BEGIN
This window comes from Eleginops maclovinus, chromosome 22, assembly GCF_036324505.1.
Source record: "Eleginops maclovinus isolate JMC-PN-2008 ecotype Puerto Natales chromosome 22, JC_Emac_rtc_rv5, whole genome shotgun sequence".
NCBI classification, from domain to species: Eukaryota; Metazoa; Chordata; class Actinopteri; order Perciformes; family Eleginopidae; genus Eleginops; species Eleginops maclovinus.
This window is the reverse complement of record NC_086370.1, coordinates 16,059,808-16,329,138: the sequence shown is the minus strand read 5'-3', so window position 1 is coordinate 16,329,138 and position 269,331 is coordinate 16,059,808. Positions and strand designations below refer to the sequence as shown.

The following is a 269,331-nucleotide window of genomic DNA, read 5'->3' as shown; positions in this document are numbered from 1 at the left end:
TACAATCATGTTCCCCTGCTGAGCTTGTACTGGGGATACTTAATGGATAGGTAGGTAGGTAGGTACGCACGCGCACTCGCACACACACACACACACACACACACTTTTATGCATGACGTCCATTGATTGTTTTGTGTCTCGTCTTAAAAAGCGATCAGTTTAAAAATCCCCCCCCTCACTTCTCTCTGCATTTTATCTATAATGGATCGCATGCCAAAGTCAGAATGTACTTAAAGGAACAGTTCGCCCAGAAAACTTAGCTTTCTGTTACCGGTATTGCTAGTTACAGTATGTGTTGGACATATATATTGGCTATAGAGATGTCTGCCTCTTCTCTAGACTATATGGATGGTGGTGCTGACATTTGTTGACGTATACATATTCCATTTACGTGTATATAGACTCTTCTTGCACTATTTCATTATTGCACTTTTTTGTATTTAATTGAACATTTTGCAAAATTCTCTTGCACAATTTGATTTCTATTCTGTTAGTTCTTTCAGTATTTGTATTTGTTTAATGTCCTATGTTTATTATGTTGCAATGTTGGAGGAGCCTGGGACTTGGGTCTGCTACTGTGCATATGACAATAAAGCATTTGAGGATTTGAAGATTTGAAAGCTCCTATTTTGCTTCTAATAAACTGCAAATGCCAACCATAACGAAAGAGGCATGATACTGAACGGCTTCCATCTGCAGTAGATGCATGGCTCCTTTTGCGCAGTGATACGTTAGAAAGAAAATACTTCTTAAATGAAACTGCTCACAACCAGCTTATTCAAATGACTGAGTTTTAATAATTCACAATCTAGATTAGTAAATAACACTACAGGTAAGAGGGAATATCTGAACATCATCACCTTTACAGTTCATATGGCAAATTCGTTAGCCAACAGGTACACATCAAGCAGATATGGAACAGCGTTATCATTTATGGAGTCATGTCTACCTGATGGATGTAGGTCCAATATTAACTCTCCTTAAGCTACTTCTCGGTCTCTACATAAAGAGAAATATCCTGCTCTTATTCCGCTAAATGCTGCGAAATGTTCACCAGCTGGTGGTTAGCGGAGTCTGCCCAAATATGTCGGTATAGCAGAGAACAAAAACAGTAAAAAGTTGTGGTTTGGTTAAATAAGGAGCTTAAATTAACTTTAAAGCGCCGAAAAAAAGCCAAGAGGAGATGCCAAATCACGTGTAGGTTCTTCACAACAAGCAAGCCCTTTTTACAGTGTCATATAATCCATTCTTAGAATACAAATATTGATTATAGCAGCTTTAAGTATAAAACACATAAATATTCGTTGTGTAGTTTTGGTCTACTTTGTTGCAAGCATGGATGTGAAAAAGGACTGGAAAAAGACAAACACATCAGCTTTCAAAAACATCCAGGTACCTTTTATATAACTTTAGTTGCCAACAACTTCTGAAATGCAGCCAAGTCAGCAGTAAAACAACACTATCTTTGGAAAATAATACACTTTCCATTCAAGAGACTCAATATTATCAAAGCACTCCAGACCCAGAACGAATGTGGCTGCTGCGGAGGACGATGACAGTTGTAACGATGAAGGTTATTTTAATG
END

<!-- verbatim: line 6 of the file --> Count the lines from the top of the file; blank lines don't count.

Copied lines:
TACAATCATGTTCCCCTGCTGAGCTTGTACTGGGGATACTTAATGGATAGGTAGGTAGGTAGGTACGCACGCGCACTCGCACACACACACACACACACACACACTTTTATGCATGACGTCCATTGATTGTTTTGTGTCTCGTCTTAAAAAGCGATCAGTTTAAAAATCCCCCCCCTCACTTCTCTCTGCATTTTATCTATAATGGATCGCATGCCAAAGTCAGAATGTACTTAAAGGAACAGTTCGCCCAGAAAACTTAGCTTTCTGTTACCGGTATTGCTAGTTACAGTATGTGTTGGACATATATATTGGCTATAGAGATGTCTGCCTCTTCTCTAGACTATATGGATGGTGGTGCTGACATTTGTTGACGTATACATATTCCATTTACGTGTATATAGACTCTTCTTGCACTATTTCATTATTGCACTTTTTTGTATTTAATTGAACATTTTGCAAAATTCTCTTGCACAATTTGATTTCTATTCTGTTAGTTCTTTCAGTATTTGTATTTGTTTAATGTCCTATGTTTATTATGTTGCAATGTTGGAGGAGCCTGGGACTTGGGTCTGCTACTGTGCATATGACAATAAAGCATTTGAGGATTTGAAGATTTGAAAGCTCCTATTTTGCTTCTAATAAACTGCAAATGCCAACCATAACGAAAGAGGCATGATACTGAACGGCTTCCATCTGCAGTAGATGCATGGCTCCTTTTGCGCAGTGATACGTTAGAAAGAAAATACTTCTTAAATGAAACTGCTCACAACCAGCTTATTCAAATGACTGAGTTTTAATAATTCACAATCTAGATTAGTAAATAACACTACAGGTAAGAGGGAATATCTGAACATCATCACCTTTACAGTTCATATGGCAAATTCGTTAGCCAACAGGTACACATCAAGCAGATATGGAACAGCGTTATCATTTATGGAGTCATGTCTACCTGATGGATGTAGGTCCAATATTAACTCTCCTTAAGCTACTTCTCGGTCTCTACATAAAGAGAAATATCCTGCTCTTATTCCGCTAAATGCTGCGAAATGTTCACCAGCTGGTGGTTAGCGGAGTCTGCCCAAATATGTCGGTATAGCAGAGAACAAAAACAGTAAAAAGTTGTGGTTTGGTTAAATAAGGAGCTTAAATTAACTTTAAAGCGCCGAAAAAAAGCCAAGAGGAGATGCCAAATCACGTGTAGGTTCTTCACAACAAGCAAGCCCTTTTTACAGTGTCATATAATCCATTCTTAGAATACAAATATTGATTATAGCAGCTTTAAGTATAAAACACATAAATATTCGTTGTGTAGTTTTGGTCTACTTTGTTGCAAGCATGGATGTGAAAAAGGACTGGAAAAAGACAAACACATCAGCTTTCAAAAACATCCAGGTACCTTTTATATAACTTTAGTTGCCAACAACTTCTGAAATGCAGCCAAGTCAGCAGTAAAACAACACTATCTTTGGAAAATAATACACTTTCCATTCAAGAGACTCAATATTATCAAAGCACTCCAGACCCAGAACGAATGTGGCTGCTGCGGAGGACGATGACAGTTGTAACGATGAAGGTTATTTTAATG